Courtesans and Birth Control

All info and quotations from Katie Hickman's Courtesans.

Most of the courtesans we've discussed never had any children because 1.) Kids are expensive (and those diamonds you're going to wear once and throw away aren't going to pay for themselves), 2.) Kids cramp a prostitute's groove, and 3.) Pregnancy can cause you to lose your disgustingly tiny waist, and no one will want to sleep with you if you haven't been crushed into deformity. So how did these old tarts keep from going on stork watch?

Well, you had your prototype condoms made out of sheep intestines, rubber or rags soaked in spermicide. You also had your abortive measures which, like the condom, have been around for most of recorded history. Crush up some herbs and hey, presto, you have a nasty-ass cup of tea that does things I'd rather not think about.

There was also a sponge as large as a "small apple" (190) (yikes) that was popularized at the beginning of the 19th century, which served as a sort of diaphragm but honestly, that had to interfere with . . . business. I want to believe that these were at least one-use, disposable sponges, and nobody better correct this reality I've decided to accept. I have a hard enough time even using the sponges in the kitchen, because everyone knows that a sponge is an incubus of pestilence. Never mind introducing someone's hoo-haw to the equation.

However, sponges sound way more friendly than Casanova's method (yes, he was a real person, and was every bit the ho-bag we've been led to believe he was). He was buddies with Voltaire, and when he went to visit Voltaire in Geneva, the philosopher introduced him to three young ladies of respectability. Casanova immediately seduced all three (because quantity over quality, I guess), and, ever the considerate skirt chaser, did what he could to keep them from getting pregnant and ruining their marriage prospects.

"he first considerately took three gold coins to a local goldsmith and had them melted down into solid gold balls [please tell me this wasn't how he paid them], which he instructed the girls to insert into their vaginas, assuring them that the chemical reaction of the gold with their natural secretions [it's far too early in the morning for me to deal with that word] would make them temporarily infertile. Apparently it worked: although, during their more acrobatic love-making, the gold balls had a tendency to fall out [No way, REALLY?]" (191).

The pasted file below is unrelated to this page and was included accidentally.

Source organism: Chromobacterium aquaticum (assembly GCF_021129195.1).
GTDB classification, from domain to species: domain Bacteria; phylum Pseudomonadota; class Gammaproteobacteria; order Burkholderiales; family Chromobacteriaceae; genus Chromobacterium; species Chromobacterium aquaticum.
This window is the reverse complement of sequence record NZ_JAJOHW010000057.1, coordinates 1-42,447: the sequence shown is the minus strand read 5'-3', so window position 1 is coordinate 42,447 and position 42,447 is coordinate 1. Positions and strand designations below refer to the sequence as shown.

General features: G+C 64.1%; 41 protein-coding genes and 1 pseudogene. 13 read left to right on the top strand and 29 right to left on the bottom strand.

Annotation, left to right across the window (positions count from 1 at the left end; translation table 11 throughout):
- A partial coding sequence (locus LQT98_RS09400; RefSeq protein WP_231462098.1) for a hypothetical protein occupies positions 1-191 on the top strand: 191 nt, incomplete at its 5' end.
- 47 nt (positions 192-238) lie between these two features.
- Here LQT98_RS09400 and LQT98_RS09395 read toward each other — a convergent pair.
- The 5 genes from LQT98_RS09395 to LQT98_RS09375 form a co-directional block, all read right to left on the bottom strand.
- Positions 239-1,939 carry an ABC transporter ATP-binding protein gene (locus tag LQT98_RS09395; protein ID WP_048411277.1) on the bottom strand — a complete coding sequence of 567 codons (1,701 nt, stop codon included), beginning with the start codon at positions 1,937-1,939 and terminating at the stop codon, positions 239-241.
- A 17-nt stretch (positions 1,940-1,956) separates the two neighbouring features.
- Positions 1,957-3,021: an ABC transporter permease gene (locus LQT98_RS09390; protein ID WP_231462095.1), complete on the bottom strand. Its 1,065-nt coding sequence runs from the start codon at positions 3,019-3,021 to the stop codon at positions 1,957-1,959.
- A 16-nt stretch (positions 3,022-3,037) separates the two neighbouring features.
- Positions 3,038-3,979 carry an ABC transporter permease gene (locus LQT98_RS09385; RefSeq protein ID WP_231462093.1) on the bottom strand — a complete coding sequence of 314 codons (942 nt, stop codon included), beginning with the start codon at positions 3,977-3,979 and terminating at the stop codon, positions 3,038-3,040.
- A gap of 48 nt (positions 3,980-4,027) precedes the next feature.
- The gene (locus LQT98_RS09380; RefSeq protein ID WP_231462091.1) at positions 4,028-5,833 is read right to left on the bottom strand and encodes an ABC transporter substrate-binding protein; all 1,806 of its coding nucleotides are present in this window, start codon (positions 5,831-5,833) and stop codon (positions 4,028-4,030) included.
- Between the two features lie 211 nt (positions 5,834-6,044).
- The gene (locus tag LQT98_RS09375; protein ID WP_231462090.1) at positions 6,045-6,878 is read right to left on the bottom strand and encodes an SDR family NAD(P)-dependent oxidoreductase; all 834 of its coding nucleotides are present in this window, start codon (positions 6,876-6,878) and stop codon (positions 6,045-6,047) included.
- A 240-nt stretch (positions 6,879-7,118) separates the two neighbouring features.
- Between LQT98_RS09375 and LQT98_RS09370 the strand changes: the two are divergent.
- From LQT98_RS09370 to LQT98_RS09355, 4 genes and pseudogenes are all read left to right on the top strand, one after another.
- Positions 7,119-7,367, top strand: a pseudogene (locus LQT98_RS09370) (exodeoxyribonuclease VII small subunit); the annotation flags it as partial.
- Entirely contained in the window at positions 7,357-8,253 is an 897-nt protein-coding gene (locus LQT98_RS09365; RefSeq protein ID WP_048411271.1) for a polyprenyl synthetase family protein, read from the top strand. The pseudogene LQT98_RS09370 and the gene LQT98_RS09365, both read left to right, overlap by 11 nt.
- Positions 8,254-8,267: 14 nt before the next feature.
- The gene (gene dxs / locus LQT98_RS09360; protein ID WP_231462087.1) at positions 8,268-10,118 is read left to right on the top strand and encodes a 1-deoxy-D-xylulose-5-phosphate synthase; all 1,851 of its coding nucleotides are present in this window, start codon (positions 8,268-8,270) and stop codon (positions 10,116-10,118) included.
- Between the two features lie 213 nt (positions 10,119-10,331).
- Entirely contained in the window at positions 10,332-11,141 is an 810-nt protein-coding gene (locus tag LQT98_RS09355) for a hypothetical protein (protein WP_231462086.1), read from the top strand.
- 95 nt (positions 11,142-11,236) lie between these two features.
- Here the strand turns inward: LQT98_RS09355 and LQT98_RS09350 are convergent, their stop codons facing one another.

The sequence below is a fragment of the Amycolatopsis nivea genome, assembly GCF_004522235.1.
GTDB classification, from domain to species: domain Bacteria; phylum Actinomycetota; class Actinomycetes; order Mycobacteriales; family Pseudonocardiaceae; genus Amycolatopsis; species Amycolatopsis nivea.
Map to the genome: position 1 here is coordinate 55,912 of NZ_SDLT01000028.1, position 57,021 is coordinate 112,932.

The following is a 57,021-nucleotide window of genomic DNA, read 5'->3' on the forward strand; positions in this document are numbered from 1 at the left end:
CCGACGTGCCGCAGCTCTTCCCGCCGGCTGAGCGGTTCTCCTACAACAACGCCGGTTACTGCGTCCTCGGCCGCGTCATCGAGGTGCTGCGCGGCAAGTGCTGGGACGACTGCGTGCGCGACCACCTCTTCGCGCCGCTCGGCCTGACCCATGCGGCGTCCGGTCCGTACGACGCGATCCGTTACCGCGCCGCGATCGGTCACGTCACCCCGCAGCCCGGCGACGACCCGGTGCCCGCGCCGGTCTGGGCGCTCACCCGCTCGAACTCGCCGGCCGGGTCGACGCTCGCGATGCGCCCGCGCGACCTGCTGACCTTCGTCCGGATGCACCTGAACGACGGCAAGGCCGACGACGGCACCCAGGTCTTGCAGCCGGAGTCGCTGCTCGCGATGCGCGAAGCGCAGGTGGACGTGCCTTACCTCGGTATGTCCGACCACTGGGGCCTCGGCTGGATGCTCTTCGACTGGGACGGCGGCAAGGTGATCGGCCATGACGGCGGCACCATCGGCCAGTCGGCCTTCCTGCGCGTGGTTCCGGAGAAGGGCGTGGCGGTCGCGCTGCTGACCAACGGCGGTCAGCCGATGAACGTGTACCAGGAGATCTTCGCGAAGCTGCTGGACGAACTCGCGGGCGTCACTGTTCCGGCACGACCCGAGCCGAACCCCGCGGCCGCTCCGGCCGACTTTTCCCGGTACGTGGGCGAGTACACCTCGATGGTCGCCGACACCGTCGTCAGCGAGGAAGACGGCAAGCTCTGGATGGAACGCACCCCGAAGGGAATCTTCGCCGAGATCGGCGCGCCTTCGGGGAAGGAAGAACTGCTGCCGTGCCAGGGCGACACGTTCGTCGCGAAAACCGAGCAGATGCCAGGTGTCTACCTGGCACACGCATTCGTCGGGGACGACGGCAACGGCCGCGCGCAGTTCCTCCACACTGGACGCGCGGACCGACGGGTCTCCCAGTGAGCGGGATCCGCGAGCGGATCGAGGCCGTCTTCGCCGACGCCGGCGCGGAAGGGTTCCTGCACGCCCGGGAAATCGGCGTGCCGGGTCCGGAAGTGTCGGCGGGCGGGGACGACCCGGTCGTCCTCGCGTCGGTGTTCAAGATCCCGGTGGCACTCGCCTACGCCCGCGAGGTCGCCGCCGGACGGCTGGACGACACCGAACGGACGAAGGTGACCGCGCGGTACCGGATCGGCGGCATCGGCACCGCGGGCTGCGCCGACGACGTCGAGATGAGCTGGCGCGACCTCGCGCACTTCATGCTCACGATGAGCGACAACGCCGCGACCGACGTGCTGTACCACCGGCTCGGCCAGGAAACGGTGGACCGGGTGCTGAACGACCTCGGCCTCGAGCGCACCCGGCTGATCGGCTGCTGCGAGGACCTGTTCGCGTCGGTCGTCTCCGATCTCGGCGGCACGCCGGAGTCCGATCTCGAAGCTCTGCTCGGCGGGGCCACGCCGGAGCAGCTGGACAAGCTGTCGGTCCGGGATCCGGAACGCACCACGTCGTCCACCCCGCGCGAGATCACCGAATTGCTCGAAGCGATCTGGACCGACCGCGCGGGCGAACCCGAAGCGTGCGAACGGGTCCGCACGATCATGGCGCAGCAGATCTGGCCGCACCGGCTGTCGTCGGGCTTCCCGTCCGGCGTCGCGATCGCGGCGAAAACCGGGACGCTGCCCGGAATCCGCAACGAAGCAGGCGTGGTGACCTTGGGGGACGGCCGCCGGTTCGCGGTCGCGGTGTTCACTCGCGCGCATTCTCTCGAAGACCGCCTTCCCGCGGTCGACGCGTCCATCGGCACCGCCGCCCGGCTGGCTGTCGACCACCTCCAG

"Also effective, and rather more economical, was the use of a squeezed half-lemon, again recommended by Casanova, which like the golden balls was inserted into the body in such a way that it capped the cervix — although, perhaps understandably, it does not seem to have been adopted with any great enthusiasm" (191).

Casanova: erstwhile gynecologist, chemist, flying trapeze artist and greengrocer.

P.S. According to this book, the lemon thing is still popular with Russian women today.

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One Response to Courtesans and Birth Control

  1. Anonymous says:

    i’ve heard of a sponge being soaked in vinegar used but i can’t remember where. must work on the same principal as the lemon….


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